Alex Oxford, a trans woman, said a male deputy took her into a room for a strip search, even though she was wearing a skirt and the deputy had seen her ID. When Oxford requested a female officer conduct the search, the deputy asked if she was a woman.
An intersex protester said staff asked “what’s on your birth certificate” and whether they were a “man or a woman.”
Lynn Murphy, who is trans, said she was also asked whether she was a man or a woman, even though jail staff had her ID. During the strip search, the guards made faces and derisive comments about her underwear and genitals.
"They just acted extremely performatively, like ‘ew, we don’t want to be here, this is gross,’” Murphy said. “Basically everyone I talked to was vaguely transphobic at some point and pretty hostile.”
Documents VPM obtained via a records request show that the sheriff’s office has detailed policies intended to ensure strip searches are conducted professionally. The policies state that the sheriff’s office has “zero tolerance towards all forms of sexual abuse and sexual harassment in its facilities.” Staff are instructed to “avoid using language that a reasonable person would consider demeaning, specifically language aimed at a person’s actual or perceived gender identity expression and/or sexual orientation.” According to the document, violation of these standards could result in termination, criminal charges or civil penalties.
When asked how many staff members have been disciplined for sexual harassment of those detained in its jails, the sheriff’s office said, “by law we do not discuss personnel issues or disciplinary findings.”
“The law enforcement community is only just starting to figure out and implement the best procedures for trans people,” Tortoriello said. But she said the experiences described by protesters speak “to an underlying lack of respect and courtesy that is unfortunately far too rampant among law enforcement.”
Throughout the protests, activists and legal groups have accused the police of abuse.
The ACLU has sued the Richmond Police, City of Richmond and Virginia State Police, alleging that, “by instilling in lawful protestors a credible fear of bodily harm for assembling, RPD and VSP’s tactics discourage protestors from exercising their constitutional rights to protest against police brutality and racial inequities in the American criminal legal system.”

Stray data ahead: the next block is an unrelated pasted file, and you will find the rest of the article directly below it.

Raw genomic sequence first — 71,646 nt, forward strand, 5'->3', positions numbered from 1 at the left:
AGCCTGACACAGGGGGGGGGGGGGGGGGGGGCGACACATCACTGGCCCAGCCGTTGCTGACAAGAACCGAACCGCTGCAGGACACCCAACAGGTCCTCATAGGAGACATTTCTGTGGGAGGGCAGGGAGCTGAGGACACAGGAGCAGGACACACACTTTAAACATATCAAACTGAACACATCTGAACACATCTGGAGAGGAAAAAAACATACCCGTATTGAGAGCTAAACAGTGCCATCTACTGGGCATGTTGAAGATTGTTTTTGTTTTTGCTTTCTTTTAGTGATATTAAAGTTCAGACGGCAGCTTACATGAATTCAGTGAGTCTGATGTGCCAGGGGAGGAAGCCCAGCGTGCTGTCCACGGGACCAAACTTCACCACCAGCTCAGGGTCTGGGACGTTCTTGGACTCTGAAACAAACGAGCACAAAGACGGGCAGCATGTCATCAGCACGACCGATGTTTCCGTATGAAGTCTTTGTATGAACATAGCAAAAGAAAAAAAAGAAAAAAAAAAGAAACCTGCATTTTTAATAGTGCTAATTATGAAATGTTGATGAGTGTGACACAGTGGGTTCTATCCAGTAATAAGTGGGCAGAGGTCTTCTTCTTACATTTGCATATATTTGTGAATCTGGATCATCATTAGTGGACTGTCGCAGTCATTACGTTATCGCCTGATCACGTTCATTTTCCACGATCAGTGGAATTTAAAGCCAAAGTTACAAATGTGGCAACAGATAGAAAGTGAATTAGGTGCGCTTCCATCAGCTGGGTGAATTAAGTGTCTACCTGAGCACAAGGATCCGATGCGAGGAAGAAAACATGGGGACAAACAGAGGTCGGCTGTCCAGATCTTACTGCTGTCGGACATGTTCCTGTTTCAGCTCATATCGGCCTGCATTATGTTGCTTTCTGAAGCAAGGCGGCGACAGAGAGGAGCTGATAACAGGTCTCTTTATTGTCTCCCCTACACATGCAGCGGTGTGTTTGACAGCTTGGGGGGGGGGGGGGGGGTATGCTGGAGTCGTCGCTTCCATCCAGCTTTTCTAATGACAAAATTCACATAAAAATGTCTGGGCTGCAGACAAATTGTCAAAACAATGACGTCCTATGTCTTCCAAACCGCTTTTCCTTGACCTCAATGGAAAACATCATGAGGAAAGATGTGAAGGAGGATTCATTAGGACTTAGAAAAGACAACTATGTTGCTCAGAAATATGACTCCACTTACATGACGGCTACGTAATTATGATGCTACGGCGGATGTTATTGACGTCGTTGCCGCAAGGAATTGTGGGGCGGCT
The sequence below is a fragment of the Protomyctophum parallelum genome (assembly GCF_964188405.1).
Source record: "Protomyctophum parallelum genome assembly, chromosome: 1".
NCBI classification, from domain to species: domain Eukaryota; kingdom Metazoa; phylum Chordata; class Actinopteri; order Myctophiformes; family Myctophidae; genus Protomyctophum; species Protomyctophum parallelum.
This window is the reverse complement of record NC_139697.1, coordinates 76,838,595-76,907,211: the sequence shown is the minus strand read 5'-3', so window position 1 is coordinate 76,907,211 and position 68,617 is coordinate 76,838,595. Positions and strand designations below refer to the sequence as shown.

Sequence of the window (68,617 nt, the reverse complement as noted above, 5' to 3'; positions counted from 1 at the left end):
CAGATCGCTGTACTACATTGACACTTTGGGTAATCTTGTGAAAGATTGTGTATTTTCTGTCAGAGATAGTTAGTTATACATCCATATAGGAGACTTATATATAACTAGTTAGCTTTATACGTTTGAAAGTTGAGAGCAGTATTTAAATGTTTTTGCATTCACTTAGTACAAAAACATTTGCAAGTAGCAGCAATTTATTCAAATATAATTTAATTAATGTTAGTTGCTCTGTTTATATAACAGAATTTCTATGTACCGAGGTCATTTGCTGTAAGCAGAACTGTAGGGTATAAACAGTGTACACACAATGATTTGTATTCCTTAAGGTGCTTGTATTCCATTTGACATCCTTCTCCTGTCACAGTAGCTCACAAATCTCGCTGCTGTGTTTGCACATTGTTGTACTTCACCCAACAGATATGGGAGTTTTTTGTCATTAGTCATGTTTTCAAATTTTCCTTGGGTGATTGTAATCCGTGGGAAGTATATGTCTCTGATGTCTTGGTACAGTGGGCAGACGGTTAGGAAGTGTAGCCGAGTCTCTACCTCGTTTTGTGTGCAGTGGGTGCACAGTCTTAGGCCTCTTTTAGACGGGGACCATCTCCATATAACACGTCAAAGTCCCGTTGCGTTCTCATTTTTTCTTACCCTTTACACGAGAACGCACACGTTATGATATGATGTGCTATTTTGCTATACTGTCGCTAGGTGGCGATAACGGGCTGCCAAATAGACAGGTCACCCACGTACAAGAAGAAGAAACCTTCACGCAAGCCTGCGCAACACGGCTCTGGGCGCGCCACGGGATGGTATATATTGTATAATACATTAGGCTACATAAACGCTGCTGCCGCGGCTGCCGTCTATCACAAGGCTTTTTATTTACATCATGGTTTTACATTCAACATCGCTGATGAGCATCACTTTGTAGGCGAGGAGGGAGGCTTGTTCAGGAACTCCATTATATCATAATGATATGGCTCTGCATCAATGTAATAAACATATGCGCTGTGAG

Protesters have contended that the unusual arrest process was also intended to suppress free speech and discourage them from appearing at future actions.
“This was shocking that it was happening to protesters, to people essentially expressing their First Amendment right,” said Andrew Kuykendall, who was arrested on a Friday and held at the jail with other protesters through the weekend. He said he spent more than 60 hours in jail. “I think this was absolutely a handshake between [RPD, the sheriff and Commonwealth’s Attorney Colette McEachin] saying you put ‘em in cuffs, we’ll keep ‘em in cuffs as long as we can. I think it was punitive.”
As prosecutors for cities like Portland, Los Angeles and Philadelphia have dropped charges for swarms of protesters, the charges have largely remained in Richmond. When asked how many protesters were charged and how many charges have been dismissed, Commonwealth’s Attorney Colette McEachin said she didn’t know: “A number of people were arrested for numerous offenses, including trespass, assault, obstruction of justice, vandalism, violating curfew, etc. Since there is no charge of ‘protesting,’ I would only be assuming whether any particular individuals actually were protesting anything at the time that they were arrested, unless you are referring to a specific case.”
Elected officials have largely supported the police as protests raged on. Though Councilman Michael Jones proposed to explore how police funds could be redirected, only one other councilmember supported his proposition. A leaked video shows Mayor Levar Stoney saying there was “nothing criminal” about an officer driving through a crowd of protesters, while speaking to police behind closed doors.
“You’re letting police and sheriff’s deputies decide which person gets treated humanely and which one doesn’t. We can’t live in a just society where there is a class of police and deputies that get to dictate other people’s rights at given moment,” Goad said, noting that during a massive gun rights rally last year, police ignored protesters wearing masks in possible violation of a 1950s-era law but arrested a woman of color for her mask.
Because police will “never willingly give up their right to remove the humanity of people they don’t see fit to have it,” Goad said, “it’s the requirement of the elected officials and the protesters to demand this change.”
Like Brost, some protesters are no longer facing charges. Instead, they say they’re left with trauma.
“I’d been sexually assaulted multiple times years ago, and I consider this another time I was sexually assaulted,” a protester, who asked not to be identified by name, said in reference to the strip search. “Everyone thinks it’s ‘somebody else’ being abused by cops. Somebody they hate. Not a white long-haul trucker.”
Another protester who suffered a concussion during her June 23 arrest for unlawful assembly outside City Hall, which protestors have dubbed Reclamation Square, said she spent at least $850 on medical expenses. She no longer felt comfortable attending nighttime protests, fearing that police would declare an unlawful assembly, and asked for anonymity.
“I have pretty severe post traumatic stress from my arrest. It’s been really rough honestly,” she said.
The experience showed others how much more they wanted to change.
“As a white girl who grew up in NoVa, I am incredibly privileged, and I have never experienced any interactions like that with the police before,” McIntyre said. “If anything, it makes me more motivated to go out into the streets and to fight back.”
*CORRECTION: We fixed a typo in a line identifying someone's gender.